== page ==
Let $K_1/k_1, \ldots, K_r/k_r$ be "separable cyclic" extensions of degree $n$ where each $k_i$ is a local field of characteristic 0 (archimedean or not). By separable cyclic of degree $n$, I mean the localization of some global cyclic extension of degree $n$, so a given $K_i/k_i$ may be split or not. (E.g., if $n=2$, either $K_i/k_i$ is a quadratic field extension or $K_i = k_i \oplus k_i$.)

Does there exist an extension of number fields $E/F$ globalizing all $K_i/k_i$ and unramified everywhere else? That is, is there a global $E/F$ with a set $S = \{v_1, \ldots v_r \}$ of places of $k$ such that $E_{v_i} = K_i$, $F_{v_i} = k_i$ and $E_v/F_v$ is unramified for $v \not \in S$.

Results are known about globalizing local field extensions when one fixed a global field $F$, e.g. Grunwald-Wang, but I don't want to do that. Indeed, a positive answer is not always possible if one, say, requires $F=\mathbb Q$, even if each $F_{v_i}$ specified is a distinct local completion of $\mathbb Q$. (For instance, take $n=2$, specify that $E$ should be $\mathbb C$ at infinity, ramified at 3 and unramified everywhere else---there is a unique choice globally $E=\mathbb Q(\sqrt{-3})$, but locally there are 2 ramified extensions at 3 one can choose.)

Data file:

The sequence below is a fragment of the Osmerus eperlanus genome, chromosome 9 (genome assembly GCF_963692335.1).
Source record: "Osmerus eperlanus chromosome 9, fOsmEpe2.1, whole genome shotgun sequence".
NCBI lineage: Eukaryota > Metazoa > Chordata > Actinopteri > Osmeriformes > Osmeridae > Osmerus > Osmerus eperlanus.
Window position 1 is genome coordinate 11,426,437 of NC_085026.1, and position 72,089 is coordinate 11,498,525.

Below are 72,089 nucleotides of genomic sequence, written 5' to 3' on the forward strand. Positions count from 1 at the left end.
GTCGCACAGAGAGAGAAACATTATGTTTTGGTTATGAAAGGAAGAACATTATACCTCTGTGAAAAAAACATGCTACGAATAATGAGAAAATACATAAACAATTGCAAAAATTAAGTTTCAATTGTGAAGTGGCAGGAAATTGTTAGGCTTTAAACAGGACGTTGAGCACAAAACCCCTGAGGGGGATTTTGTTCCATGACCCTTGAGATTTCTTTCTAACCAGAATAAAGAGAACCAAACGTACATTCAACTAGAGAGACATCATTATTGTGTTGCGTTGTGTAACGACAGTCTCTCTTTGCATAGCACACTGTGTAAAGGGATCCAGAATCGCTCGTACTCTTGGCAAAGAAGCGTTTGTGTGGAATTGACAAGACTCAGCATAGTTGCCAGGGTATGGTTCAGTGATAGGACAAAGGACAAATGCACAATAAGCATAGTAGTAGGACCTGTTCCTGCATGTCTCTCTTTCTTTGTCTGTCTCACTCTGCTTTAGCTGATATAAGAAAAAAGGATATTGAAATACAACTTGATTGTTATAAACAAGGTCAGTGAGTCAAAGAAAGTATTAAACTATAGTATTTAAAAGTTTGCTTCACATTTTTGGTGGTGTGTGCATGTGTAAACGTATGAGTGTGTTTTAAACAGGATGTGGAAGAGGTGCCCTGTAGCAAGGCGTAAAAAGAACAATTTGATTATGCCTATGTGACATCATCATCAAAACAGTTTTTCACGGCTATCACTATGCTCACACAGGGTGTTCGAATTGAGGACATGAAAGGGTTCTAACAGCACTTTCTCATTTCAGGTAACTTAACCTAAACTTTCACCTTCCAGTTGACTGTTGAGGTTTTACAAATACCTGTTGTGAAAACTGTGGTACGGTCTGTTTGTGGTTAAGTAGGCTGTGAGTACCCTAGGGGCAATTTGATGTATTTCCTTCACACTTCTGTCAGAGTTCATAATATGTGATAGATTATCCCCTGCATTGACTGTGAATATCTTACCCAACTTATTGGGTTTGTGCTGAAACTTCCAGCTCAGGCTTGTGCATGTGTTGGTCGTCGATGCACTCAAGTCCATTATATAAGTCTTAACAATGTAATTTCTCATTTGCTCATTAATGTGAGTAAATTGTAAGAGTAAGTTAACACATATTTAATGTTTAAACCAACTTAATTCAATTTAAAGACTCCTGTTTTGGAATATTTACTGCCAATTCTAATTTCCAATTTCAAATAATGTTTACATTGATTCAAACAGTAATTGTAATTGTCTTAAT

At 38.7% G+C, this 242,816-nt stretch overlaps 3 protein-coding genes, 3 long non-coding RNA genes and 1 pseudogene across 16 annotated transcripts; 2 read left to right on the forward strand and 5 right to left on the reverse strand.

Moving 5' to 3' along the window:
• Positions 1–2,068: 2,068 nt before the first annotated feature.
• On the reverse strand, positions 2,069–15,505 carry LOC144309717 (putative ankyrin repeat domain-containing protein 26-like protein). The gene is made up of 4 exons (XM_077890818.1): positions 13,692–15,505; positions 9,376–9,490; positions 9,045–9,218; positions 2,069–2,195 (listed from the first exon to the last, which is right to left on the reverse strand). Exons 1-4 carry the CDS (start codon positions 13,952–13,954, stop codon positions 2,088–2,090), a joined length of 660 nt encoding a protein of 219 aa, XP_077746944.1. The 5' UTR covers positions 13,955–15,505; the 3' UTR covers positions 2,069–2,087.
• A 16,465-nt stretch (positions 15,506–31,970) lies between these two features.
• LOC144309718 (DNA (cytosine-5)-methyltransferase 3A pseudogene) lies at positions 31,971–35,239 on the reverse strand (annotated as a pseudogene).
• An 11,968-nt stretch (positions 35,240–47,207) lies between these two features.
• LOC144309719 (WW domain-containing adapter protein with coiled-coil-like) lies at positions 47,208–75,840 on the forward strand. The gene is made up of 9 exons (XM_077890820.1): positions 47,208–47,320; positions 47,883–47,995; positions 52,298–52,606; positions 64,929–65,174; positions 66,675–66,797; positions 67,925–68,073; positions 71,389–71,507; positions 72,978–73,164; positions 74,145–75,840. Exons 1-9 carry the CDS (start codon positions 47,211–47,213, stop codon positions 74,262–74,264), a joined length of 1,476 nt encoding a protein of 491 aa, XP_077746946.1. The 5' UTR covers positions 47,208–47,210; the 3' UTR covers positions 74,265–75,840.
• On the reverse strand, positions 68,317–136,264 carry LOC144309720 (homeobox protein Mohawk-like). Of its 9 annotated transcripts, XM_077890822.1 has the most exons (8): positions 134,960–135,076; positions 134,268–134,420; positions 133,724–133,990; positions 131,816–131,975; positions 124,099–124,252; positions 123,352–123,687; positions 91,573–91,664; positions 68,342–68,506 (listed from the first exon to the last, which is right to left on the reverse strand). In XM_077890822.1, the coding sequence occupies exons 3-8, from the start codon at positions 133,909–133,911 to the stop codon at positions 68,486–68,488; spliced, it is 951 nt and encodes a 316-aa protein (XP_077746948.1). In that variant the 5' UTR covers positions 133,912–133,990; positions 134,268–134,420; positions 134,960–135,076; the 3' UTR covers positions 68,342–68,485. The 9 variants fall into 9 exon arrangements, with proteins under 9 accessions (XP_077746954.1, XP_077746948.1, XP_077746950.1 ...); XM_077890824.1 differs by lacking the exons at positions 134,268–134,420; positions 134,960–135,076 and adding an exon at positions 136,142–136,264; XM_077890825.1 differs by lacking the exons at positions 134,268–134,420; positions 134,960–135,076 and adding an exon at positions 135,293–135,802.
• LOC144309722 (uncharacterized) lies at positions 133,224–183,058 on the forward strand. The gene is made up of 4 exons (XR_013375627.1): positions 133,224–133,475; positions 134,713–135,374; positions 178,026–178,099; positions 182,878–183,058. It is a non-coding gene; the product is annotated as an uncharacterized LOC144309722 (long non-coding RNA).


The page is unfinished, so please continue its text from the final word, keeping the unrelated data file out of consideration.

Rather I want to prescribe stronger local conditions than what one gets from Grunwald-Wang. A positive answer (even with some conditions) should allow one to use global methods to prove results about local representation theory via trace formulas.

Note this is related to finding number fields $F$ such that a ray class field has prescribed local behaviour.

I imagine such questions are hard, so partial results are welcome. (I'm not even sure whether the answer is yes when $n=2$ and $r=1$, though I think it is doable.)

**Edit:** Based on the answer and comments, I want to clarify that when $r=1$, the question is asking for a global extension $E/F$ which is unramified at all but 1 place, where it is $K_1/k_1$. The current comments and answer seem to give an extension $E/F$ that at all ramified places $v \in R$ looks like $K_1/k_1$, but at least a priori we do not have $|R| = 1$.